Archives: March 2014

March 2014 Newsletter

Protect Patients Now Volume 9, Issue 3 March 2014 Newsletter E-Newsletter Special points of interest: Medical Liability Reform Saves Lives, Saves Costs Leading in Liability Payouts Leaves Patients Behind HCLA Sets Vision for 2014 in Annual Meeting Medical Liability Reform Saves Lives, Saves Costs Coming together on bipartisan medical liability reform legislation are Congressmen Andy Barr (R-KY) and Ami Bera (D-CA), who earlier this month introduced H.R. 4106, the Saving Lives, Saving Costs Act. The Congressmen claim the bill will lower health care costs and improve patient care by reducing medical lawsuit abuse and using evidence-based guidelines developed by doctors. The unlikely allies are not only on different sides of the aisle, but come from what has traditionally been separate sides of the issue – as Bera is a physician and Barr is an attorney. The Saving Lives, Saving Costs Act will offer physicians who document adherence to certain evidence-based clinical-practice guidelines a safe harbor from medical liability litigation. “The bipartisan Saving Lives, Saving Costs Act is a practical way to bring down the skyrocketing cost of health care, and to make the system work better for patients that people from both parties can get behind,” said Bera in a press release….

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New York is the Clear Leader in Medical Malpractice Awards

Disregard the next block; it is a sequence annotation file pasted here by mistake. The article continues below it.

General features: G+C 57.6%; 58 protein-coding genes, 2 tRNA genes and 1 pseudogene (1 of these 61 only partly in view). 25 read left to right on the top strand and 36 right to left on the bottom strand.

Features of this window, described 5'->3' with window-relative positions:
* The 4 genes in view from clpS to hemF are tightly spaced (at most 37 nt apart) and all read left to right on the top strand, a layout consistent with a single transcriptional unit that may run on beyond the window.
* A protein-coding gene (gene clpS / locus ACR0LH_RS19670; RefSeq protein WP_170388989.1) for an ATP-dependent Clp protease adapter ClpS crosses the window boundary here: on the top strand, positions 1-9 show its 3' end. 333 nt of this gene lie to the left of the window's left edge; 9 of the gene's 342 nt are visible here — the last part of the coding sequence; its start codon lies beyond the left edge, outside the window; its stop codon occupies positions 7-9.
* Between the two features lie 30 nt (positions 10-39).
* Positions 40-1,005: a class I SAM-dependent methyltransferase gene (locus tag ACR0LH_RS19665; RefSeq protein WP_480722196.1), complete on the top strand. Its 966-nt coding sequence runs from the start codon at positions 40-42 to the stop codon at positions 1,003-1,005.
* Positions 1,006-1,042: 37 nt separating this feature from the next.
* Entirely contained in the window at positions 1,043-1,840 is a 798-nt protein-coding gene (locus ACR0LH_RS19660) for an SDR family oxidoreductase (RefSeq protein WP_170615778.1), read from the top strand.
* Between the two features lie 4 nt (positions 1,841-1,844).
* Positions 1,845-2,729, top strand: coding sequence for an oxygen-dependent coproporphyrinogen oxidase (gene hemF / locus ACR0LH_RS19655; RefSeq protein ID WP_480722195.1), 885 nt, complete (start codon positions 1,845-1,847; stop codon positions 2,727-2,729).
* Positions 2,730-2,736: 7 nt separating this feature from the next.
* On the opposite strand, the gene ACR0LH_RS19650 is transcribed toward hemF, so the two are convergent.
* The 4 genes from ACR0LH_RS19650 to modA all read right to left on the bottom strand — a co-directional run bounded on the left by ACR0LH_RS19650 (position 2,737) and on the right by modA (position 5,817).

Medical malpractice lawsuits paid out more in New York last year than in any other state — and by a huge margin. Awards in malpractice lawsuits paid out roughly $690 million in New York last year, nearly twice that of second-ranked Pennsylvania, which saw $357 million in payouts, according to government data compiled by Jeremy Gower of Diederich Healthcare, a medical malpractice insurer. New York is also the clear leader on per capita payouts, averaging $39 per resident with Pennsylvania trailing at $25 per resident. Malpractice lawsuits have long prompted controversy among policymakers. Some argue they drive up insurance rates and make it difficult to be a physician while others say they’re necessary to protect consumers. This past Thursday, the Florida Supreme Court said the state legislature manufactured an “alleged medical malpractice crisis” and threw out limits on payouts in some wrongful death lawsuits, according to the Miami Herald. And lawyers and industry groups are collecting signatures to get a measure to increase the cap on the ballot in California. Caps on malpractice awards have been overturned in at least nine other states, according to year-old data from PIAA, an insurance industry trade association. And only 15 states lack caps…

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